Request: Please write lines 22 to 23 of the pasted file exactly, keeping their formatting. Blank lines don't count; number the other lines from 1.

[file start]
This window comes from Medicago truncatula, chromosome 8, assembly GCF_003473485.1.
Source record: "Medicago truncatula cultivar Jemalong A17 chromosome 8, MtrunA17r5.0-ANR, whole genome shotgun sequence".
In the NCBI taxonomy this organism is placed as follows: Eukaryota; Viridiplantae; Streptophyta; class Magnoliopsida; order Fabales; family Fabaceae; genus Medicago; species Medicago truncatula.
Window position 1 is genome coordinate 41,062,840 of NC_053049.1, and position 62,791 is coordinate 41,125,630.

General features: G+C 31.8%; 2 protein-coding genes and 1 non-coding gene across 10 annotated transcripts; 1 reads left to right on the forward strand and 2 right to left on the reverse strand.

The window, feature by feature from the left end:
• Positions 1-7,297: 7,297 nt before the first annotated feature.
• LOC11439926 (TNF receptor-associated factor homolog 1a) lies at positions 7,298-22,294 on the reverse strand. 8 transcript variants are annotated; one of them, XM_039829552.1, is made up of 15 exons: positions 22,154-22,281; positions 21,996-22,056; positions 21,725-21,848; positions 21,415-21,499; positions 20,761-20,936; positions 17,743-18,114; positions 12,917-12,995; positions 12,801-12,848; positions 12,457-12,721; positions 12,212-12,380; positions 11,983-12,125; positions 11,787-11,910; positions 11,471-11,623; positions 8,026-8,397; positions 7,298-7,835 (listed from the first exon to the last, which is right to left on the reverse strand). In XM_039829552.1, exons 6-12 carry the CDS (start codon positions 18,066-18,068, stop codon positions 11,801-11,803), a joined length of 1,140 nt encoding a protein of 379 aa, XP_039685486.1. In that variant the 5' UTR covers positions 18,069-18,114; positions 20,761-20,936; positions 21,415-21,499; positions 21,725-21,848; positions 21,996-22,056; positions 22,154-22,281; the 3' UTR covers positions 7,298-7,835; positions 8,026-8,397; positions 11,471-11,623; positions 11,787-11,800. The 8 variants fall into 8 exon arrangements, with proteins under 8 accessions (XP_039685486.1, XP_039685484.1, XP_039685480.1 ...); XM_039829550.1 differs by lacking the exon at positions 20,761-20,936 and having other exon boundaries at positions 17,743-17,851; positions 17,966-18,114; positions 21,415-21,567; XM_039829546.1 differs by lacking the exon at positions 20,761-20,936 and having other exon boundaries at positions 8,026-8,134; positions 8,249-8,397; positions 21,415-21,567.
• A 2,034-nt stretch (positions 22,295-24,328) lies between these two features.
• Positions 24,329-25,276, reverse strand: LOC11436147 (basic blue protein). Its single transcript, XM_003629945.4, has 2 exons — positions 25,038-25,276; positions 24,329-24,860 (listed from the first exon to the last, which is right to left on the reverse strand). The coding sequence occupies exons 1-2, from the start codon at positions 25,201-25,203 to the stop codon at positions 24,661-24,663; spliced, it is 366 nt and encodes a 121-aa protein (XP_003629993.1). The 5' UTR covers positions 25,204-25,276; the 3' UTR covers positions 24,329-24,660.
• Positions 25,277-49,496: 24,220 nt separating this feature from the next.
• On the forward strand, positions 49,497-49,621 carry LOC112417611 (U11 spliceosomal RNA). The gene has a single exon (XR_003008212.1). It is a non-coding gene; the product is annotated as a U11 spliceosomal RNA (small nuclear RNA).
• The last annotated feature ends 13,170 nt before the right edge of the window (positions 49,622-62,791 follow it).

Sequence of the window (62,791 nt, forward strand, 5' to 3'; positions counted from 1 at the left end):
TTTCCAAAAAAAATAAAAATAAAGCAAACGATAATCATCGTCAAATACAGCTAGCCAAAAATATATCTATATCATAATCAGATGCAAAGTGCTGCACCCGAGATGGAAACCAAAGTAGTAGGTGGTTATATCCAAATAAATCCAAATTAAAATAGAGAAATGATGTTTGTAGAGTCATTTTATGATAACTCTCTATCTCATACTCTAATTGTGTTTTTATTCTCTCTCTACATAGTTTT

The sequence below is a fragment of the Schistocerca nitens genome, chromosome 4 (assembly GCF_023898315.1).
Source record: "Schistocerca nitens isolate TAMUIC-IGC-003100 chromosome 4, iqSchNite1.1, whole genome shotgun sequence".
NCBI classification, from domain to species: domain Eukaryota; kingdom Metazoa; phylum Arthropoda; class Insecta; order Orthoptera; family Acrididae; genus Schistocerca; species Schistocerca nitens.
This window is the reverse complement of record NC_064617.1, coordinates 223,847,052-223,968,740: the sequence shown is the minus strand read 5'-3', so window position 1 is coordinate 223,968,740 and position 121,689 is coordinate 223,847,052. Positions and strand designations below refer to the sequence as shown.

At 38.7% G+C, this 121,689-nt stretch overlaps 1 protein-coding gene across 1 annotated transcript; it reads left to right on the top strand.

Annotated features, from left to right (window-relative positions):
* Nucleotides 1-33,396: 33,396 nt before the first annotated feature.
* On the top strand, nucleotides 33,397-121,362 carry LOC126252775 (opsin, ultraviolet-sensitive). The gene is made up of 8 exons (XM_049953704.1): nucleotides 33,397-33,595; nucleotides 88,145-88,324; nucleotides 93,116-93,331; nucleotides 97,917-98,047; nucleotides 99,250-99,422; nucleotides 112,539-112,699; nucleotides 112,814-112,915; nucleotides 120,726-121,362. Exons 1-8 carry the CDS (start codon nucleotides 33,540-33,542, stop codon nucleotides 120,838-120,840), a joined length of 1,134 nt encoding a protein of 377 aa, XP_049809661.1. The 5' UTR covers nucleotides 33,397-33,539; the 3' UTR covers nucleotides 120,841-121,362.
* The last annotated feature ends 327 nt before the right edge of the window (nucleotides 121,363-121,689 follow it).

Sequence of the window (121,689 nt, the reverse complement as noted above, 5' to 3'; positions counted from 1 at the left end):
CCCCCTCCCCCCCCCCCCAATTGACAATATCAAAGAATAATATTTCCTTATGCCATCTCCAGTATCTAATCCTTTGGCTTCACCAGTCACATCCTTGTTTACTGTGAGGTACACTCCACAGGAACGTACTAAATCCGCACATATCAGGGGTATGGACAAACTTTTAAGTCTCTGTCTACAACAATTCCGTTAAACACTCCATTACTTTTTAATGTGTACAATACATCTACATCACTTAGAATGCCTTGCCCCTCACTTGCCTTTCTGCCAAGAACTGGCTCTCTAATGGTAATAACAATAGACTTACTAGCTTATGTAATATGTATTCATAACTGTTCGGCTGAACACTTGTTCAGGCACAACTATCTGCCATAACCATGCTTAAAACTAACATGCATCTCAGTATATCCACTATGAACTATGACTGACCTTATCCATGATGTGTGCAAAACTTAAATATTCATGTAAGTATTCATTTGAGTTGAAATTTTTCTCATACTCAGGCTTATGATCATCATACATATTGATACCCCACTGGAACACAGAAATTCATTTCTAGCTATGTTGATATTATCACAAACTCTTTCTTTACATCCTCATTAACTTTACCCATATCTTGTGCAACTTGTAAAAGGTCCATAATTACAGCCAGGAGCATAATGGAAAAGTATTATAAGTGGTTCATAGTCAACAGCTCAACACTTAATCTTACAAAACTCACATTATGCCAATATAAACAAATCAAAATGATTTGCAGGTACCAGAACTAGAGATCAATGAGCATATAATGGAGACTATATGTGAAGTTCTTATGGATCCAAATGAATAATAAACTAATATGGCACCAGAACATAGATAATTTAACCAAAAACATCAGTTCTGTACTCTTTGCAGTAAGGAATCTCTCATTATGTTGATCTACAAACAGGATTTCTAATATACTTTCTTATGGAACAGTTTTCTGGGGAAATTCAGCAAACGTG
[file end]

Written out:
* Nucleotides 1-33,396: 33,396 nt before the first annotated feature.
* On the top strand, nucleotides 33,397-121,362 carry LOC126252775 (opsin, ultraviolet-sensitive). The gene is made up of 8 exons (XM_049953704.1): nucleotides 33,397-33,595; nucleotides 88,145-88,324; nucleotides 93,116-93,331; nucleotides 97,917-98,047; nucleotides 99,250-99,422; nucleotides 112,539-112,699; nucleotides 112,814-112,915; nucleotides 120,726-121,362. Exons 1-8 carry the CDS (start codon nucleotides 33,540-33,542, stop codon nucleotides 120,838-120,840), a joined length of 1,134 nt encoding a protein of 377 aa, XP_049809661.1. The 5' UTR covers nucleotides 33,397-33,539; the 3' UTR covers nucleotides 120,841-121,362.